Full name: Joseph Albert Taylor "Joe" Sullivan
Nickname(s): Doctor Joe
Born: January 8, 1901 in Scarborough, Ontario, Canada
Died: September 30, 1988 in Scarborough, Ontario, Canada
Affiliations: University of Toronto Graduates, Toronto (CAN)
Sport: Ice Hockey
Related Olympians: Brother of Frank Sullivan.
Medals: 1 Gold (1 Total)
Joseph “Joe” Sullivan’s careers in life were as varied as they were successful. He first tasted success as goaltender of the University of Toronto’s junior ice hockey squad in 1919, when the team took the Memorial Cup, awarded annually to the men’s amateur junior championship team. The following season, he was both captain of the junior team and a member of the senior one, winning the intercollegiate tournament with the latter. He played with the team for five more seasons, captaining once in 1924-1925, and winning four more intercollegiate championships, all while working towards a degree in medicine. He also played golf at the University of Toronto, winning intercollegiate titles in 1923 and 1924, the latter as captain of the school’s golf club. In 1926 he joined the Toronto Graduates and won the Allan Cup, the annual trophy for the amateur senior men’s championship ice hockey team, and earned the chance to represent Canada at the 1928 Winter Olympics. He also threatened to boycott the team unless his older brother Frank was allowed to join the team, against coach Conn Smythe’s wishes. During the two games where he minded the net, his teammates scored a total of 24 goals, but his opponents could not manage a single one. It was no surprise that Canada took that gold at that year’s ice hockey tournament.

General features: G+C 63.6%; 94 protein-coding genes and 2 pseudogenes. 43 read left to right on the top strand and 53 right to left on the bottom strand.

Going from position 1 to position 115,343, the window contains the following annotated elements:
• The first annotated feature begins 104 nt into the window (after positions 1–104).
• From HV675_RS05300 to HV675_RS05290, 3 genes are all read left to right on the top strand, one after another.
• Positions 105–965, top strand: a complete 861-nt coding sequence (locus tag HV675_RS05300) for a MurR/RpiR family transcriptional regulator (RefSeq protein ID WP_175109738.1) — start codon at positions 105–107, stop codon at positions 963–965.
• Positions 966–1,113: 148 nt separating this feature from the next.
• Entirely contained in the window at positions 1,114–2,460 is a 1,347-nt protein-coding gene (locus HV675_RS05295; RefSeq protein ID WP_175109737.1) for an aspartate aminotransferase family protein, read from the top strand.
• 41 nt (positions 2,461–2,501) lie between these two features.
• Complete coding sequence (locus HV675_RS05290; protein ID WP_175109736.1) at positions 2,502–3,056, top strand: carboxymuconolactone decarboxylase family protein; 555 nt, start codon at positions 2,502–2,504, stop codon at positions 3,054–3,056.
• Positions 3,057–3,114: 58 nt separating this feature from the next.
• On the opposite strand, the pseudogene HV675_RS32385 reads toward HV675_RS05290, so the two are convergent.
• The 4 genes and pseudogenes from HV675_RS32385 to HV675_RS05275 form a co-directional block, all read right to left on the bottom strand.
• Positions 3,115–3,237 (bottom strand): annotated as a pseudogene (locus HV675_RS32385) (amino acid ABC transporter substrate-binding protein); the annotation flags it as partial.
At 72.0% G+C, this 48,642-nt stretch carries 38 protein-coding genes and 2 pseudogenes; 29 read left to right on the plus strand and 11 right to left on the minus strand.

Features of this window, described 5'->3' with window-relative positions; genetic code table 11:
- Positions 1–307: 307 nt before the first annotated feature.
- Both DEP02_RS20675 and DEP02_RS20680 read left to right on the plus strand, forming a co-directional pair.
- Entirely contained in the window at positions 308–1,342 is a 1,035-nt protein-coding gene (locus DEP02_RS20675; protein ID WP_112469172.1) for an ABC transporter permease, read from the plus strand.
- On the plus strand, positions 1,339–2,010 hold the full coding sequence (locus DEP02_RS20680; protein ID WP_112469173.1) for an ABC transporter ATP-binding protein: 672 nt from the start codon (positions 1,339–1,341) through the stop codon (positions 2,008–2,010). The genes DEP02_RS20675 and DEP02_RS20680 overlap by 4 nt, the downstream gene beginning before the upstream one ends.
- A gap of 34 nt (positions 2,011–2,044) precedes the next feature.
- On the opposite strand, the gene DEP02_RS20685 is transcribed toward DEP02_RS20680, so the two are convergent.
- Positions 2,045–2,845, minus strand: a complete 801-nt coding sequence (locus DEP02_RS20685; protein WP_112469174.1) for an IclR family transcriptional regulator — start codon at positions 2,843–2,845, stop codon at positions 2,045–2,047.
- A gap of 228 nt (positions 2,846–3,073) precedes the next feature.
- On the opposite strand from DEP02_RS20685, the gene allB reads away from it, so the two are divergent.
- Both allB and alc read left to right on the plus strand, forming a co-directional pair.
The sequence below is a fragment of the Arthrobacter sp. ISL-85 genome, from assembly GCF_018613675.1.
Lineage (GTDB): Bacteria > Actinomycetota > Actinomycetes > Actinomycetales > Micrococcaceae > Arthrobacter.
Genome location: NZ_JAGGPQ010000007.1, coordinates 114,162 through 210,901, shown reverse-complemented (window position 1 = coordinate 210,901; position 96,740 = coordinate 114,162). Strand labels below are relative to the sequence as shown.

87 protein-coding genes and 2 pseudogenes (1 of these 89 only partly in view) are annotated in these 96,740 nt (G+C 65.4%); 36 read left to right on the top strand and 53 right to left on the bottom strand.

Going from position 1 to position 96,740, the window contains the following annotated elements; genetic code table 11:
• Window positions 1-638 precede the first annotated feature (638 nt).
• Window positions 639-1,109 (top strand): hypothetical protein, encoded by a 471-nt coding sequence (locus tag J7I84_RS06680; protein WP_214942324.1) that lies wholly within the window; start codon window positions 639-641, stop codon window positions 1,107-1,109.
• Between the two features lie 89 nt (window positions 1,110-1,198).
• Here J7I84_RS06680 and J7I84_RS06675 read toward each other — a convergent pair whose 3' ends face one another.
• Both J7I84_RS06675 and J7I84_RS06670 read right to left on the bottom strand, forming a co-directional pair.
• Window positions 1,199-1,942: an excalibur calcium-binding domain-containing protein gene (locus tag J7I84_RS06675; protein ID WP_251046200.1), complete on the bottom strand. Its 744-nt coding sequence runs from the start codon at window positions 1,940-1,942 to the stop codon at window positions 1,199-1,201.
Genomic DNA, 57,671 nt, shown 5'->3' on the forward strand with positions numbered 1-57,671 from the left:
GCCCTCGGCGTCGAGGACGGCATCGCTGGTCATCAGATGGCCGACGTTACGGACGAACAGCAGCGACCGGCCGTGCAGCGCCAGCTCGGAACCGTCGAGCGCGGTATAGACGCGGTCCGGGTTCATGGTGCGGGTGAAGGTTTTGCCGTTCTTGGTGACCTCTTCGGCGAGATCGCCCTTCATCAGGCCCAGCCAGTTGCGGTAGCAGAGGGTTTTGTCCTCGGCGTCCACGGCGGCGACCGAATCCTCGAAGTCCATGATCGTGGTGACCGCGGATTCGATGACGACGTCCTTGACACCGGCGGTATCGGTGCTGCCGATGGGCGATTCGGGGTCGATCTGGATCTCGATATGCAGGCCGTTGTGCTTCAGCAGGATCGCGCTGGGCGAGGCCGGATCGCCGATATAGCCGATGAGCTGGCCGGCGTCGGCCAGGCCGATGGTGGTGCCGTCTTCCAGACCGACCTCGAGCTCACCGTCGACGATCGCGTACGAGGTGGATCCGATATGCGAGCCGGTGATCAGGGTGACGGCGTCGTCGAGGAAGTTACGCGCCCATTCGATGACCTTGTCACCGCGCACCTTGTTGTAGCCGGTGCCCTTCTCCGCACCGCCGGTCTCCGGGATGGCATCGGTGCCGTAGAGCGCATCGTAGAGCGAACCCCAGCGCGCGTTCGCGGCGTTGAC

After the Olympics, Sullivan’s interests shifted from hockey and he began to practice medicine, specializing in otolaryngology, which focuses on the ear, nose and throat. During World War II, he served as a captain in the Royal Canadian Air Force and, afterwards, moved into academics as an associate professor at the University of Toronto, and eventually served on the university’s Board of Governors. He continued his practice as a physician even when appointed to the Canadian Senate by Canadian Prime Minister John Diefenbaker, a patient of his, and he served in that capacity until his retirement in 1986. He died two years later in 1988, the same year that he was made a member of the University of Toronto Sports Hall of Fame. During his lifetime, he was made a Knight of the Order of the Holy Sepulchre and a Knight Commander of Order of St. Gregory the Great with distinction under the Roman Catholic Church. As a final honor, the Senator Joseph A. Sullivan Trophy is now given to the top ice hockey player in Canadian Interuniversity Sport.
|1928 Winter||27||Sankt Moritz||Ice Hockey||Men's Ice Hockey||Canada||CAN||1||Gold|
|1928 Winter||27||Sankt Moritz||Ice Hockey||Canada||CAN||Final Standings||1||1928-02-11||0||0||0|
|1928 Winter||27||Sankt Moritz||Ice Hockey||Canada||CAN||Final Round||Match #1||1||1928-02-17||CAN 11, SWE 0||0|
|1928 Winter||27||Sankt Moritz||Ice Hockey||Canada||CAN||Final Round||Match #5||1||1928-02-19||CAN 13, SUI 0||0|